A public art piece originally planned to be completed in 2019 will finally be unveiled at the end of this month.
Three tall cattail-shaped objects were recently spotted atop a staircase on Hollybridge Way, just beside the Richmond Olympic Oval. Under the silver wrapping are the three components of Vancouver artists Charlotte Wall and Puya Khalili’s Typha.
The new art piece had been five years in the making since it was endorsed by the city council in 2018. It had a budget of $320,000 from the Oval Precinct Public Art capital budget.
According to city spokesperson Kim Decker, the total cost of the project will be closer to $340,000 due to “inflation and rising costs.”
At the time, Wall had hoped it would be done by the summer of 2019.
In an artist salon at the Richmond Art Gallery (RAG) held in June 2021, the artists explained that the project was delayed due to the COVID-19 pandemic.
The sculptures, which are fabricated by hammering sheets of metal into the desired form, had to be made in China as it was one of the only places in the world with experts in the field. Although most of the project was locked and loaded by the time COVID-19 hit in 2020, the artists had no choice but to wait as China ground to a halt in efforts to get the pandemic under control.
Casting, said Wall, was not an option as it would “create a much heavier piece that would also be compromised in terms of structure.”
“It was just a matter of waiting until China could get going,” she said.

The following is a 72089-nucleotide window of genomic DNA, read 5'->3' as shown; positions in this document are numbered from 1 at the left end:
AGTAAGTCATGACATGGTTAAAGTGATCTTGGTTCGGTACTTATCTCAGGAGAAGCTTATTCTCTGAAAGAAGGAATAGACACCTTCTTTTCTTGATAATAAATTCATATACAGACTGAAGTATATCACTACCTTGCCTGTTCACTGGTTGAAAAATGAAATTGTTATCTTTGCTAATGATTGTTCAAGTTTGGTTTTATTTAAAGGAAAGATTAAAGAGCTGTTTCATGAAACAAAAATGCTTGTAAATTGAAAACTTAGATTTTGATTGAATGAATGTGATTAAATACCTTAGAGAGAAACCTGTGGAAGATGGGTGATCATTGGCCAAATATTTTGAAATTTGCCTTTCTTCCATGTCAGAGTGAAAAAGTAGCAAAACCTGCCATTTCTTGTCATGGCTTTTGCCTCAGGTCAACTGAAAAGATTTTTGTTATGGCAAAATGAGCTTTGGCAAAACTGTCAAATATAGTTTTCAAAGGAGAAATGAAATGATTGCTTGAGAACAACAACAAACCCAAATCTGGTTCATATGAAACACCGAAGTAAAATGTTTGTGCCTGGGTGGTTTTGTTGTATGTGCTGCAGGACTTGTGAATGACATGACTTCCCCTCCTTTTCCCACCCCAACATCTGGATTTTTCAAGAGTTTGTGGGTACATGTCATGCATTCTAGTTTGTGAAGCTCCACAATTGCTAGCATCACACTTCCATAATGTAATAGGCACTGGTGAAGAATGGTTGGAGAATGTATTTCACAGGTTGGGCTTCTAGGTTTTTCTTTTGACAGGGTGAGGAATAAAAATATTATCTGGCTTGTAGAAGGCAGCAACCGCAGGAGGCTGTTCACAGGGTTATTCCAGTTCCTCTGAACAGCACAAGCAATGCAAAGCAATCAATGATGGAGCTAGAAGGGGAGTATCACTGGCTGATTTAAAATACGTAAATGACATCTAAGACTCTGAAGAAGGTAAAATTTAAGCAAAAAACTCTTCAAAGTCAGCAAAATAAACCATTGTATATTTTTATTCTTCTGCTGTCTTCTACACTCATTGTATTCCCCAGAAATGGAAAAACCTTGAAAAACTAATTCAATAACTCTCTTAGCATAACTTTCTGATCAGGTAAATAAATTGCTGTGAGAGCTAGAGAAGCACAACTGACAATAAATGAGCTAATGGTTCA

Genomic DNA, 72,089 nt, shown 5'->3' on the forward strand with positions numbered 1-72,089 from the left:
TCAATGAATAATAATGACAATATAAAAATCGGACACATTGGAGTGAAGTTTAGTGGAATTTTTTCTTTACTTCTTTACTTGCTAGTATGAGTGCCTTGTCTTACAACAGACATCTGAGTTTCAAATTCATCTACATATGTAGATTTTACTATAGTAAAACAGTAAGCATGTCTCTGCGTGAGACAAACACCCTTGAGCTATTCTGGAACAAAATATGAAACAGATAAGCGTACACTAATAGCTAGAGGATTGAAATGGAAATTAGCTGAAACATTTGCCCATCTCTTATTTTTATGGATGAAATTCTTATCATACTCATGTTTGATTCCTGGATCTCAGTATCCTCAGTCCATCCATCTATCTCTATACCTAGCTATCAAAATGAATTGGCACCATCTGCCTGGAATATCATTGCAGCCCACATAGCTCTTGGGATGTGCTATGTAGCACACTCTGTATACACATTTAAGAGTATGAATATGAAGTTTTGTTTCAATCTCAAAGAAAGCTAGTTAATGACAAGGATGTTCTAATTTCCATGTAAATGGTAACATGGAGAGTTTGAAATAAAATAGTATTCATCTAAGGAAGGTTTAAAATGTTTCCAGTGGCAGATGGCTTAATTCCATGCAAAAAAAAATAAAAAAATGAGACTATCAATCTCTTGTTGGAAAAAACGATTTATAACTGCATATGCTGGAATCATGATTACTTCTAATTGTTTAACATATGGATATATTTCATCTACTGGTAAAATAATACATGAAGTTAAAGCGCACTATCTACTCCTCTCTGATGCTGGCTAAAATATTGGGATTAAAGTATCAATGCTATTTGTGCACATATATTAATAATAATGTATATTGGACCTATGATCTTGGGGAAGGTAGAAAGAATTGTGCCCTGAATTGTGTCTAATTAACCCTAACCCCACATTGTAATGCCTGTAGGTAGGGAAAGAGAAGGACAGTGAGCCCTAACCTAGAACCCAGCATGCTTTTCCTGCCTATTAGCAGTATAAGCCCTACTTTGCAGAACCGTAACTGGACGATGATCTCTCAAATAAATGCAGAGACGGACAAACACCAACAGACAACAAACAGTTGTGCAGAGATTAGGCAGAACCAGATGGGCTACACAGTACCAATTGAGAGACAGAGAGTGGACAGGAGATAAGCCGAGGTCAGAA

But the wait might be over soon. According to Decker, the piece is expected to be completed by the end of March.
“Typha will mark the completion of the Oval Precinct and Surrounding Area Public Art Plan, making the area an important collection of a number of high-profile and diverse works of public art in Richmond,” she said.
Typha as a motif
The metal sculptures mimic the way the plant grows and are made of stainless steel with a mirror-like finish. The interiors are painted golden yellow and will glow warmly when it lights up in the evenings.
A bench will also be placed in the area.
The typha was chosen as a motif as it is an indigenous plant in the area with a long history in Indigenous culture. It is also usually seen around water.
“… we wanted to sort of use this plant as a symbol for this existence of water and to talk about the (Fraser) river,” explained Khalili at the 2021 RAG event.
Although some councillors were initially concerned about the sculpture’s location, as it will partially obstruct the view of the river, it seems that it is here to stay.
“A major artwork at this landmark location provides an opportunity to reveal the connection of Richmond to the Fraser River estuary and Pacific flyway,” explained Decker.
- With files from Maria Rantanen